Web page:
There are some obvious drivers of this trend, such as the pharmaceutical industry, whose marketing activities have been facilitated both by the arrival of the Internet, and by political deregulation, including the repeal of the prohibition on advertising to consumers in the US and some other countries in the 1990s (Davies, 2017). Despite the fact that there is no evidence of an imbalance or abnormality of brain chemicals or any other biological abnormality in people with depression (Kennis et al., 2020; Moncrieff et al., 2021), the industry, aided and abetted by professional organisations such as the American Psychiatric Organisation and the UK’s Royal College of Psychiatrists (APA, 2018; Royal College of Psychiat, 2009), has succeeded in persuading the general public that unhappiness and discontent arise from a faulty brain. Surveys conducted in the US and Australia in the 2000s, for example, showed that 85 and 88% of respondents respectively endorsed the idea that depression is caused by a chemical imbalance (France et al., 2007; Pilkington et al., 2013).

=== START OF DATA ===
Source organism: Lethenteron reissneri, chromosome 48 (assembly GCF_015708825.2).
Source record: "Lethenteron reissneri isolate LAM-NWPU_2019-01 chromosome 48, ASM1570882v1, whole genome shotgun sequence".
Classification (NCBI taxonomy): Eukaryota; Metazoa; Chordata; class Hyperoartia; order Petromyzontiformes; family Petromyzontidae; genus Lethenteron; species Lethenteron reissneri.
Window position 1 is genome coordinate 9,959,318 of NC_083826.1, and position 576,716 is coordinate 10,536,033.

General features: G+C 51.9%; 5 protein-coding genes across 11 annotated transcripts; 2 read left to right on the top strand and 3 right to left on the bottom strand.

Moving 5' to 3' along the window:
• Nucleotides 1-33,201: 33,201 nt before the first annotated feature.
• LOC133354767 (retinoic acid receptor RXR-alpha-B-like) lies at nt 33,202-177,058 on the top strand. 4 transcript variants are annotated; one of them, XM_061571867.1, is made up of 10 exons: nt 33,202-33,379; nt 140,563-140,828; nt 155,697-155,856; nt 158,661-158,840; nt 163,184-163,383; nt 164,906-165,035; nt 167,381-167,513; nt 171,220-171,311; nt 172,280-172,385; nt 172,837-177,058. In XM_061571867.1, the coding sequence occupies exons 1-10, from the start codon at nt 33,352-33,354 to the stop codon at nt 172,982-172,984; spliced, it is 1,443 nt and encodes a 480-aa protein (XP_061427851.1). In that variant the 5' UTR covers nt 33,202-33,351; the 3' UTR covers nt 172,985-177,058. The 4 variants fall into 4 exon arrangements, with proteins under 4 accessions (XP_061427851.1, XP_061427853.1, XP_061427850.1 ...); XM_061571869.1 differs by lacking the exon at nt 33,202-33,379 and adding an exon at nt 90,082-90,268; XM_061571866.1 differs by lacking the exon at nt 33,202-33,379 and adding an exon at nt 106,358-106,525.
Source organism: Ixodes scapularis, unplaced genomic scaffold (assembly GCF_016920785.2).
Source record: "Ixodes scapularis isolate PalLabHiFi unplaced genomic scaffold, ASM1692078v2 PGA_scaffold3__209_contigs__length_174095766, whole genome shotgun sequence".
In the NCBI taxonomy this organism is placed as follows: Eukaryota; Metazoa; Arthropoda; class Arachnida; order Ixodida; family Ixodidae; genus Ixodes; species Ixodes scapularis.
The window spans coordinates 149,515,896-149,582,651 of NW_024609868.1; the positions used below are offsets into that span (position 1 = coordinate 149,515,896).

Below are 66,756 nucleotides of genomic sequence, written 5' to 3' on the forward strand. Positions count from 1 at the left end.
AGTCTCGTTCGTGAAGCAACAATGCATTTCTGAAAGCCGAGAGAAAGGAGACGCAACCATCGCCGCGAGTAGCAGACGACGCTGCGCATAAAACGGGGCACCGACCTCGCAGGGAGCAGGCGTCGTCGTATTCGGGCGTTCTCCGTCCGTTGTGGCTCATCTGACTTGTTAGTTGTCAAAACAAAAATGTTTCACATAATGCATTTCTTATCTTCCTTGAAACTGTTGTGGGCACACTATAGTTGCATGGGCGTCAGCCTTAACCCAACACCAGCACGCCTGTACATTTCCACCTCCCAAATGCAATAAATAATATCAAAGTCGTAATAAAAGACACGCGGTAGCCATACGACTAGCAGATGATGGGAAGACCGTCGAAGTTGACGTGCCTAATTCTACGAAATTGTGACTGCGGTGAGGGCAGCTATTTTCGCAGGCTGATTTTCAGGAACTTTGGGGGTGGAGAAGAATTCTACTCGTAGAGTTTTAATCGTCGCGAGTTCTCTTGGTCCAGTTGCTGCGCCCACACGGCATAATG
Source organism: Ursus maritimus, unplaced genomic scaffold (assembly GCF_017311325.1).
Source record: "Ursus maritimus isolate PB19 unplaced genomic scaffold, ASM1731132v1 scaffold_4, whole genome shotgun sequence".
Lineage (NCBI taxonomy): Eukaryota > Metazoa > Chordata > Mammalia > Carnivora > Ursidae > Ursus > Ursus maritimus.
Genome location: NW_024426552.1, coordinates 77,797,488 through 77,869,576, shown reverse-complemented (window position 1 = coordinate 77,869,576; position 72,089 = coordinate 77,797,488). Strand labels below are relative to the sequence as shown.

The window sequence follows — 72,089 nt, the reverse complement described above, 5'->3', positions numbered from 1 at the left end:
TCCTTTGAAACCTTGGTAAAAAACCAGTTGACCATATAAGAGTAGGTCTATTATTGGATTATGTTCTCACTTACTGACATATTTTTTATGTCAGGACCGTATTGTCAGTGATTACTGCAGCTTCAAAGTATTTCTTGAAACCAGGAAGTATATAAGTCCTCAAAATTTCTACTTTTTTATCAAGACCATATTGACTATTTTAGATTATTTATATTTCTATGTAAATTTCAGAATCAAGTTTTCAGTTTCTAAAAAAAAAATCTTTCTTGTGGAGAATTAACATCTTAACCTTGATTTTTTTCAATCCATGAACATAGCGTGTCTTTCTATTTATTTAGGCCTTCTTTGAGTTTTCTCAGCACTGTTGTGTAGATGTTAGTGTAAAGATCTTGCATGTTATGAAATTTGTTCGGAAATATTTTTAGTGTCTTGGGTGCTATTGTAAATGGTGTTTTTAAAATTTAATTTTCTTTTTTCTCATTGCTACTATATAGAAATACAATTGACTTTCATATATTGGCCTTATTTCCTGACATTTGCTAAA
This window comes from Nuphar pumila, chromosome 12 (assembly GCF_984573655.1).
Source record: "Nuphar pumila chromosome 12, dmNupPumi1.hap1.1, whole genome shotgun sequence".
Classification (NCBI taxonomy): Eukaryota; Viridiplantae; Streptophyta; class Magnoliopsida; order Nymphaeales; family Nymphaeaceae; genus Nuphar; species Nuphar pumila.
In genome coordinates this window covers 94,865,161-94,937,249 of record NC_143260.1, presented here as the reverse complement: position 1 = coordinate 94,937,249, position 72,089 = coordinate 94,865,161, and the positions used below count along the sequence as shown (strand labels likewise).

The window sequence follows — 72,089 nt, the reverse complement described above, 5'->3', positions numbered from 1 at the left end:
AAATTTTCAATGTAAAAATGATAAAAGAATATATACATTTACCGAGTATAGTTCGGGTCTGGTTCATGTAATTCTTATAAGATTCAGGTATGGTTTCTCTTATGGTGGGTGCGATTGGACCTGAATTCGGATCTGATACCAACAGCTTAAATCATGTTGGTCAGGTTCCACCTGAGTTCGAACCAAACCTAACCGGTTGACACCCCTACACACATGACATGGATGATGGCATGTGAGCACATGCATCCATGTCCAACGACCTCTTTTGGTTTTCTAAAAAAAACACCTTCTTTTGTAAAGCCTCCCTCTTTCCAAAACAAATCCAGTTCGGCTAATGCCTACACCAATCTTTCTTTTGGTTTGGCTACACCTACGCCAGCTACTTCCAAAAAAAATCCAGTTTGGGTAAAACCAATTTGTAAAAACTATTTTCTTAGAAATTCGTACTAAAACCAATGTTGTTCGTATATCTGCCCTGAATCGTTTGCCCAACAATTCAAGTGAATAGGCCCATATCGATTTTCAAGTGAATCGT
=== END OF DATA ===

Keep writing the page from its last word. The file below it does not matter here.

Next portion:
Political institutions have also embraced the idea that human reactions to difficult circumstances can be understood as mental health problems. The United Kingdom government’s initiative on “transforming children and young people’s mental health” for example (NHS, 2021), is premised on the idea that the source of stress, anxiety and behaviour problems among the young is not the conditions they grow up in or the highly competitive nature of the modern educational system, but individual flaws or weaknesses that can be addressed through treatment designed to help the individual to adjust and assimilate. Mental health support teams have been introduced into schools to “provide early intervention on some mental health and emotional wellbeing issues, such as mild to moderate anxiety” and referrals to NHS services for more severe problems. Inevitably, this will lead to increasing numbers of pupils being given a potentially stigmatising diagnostic label and pharmaceutical treatments, which are unlikely to have net benefits for most of them but certainly have risks and dangers (Kazda et al., 2021).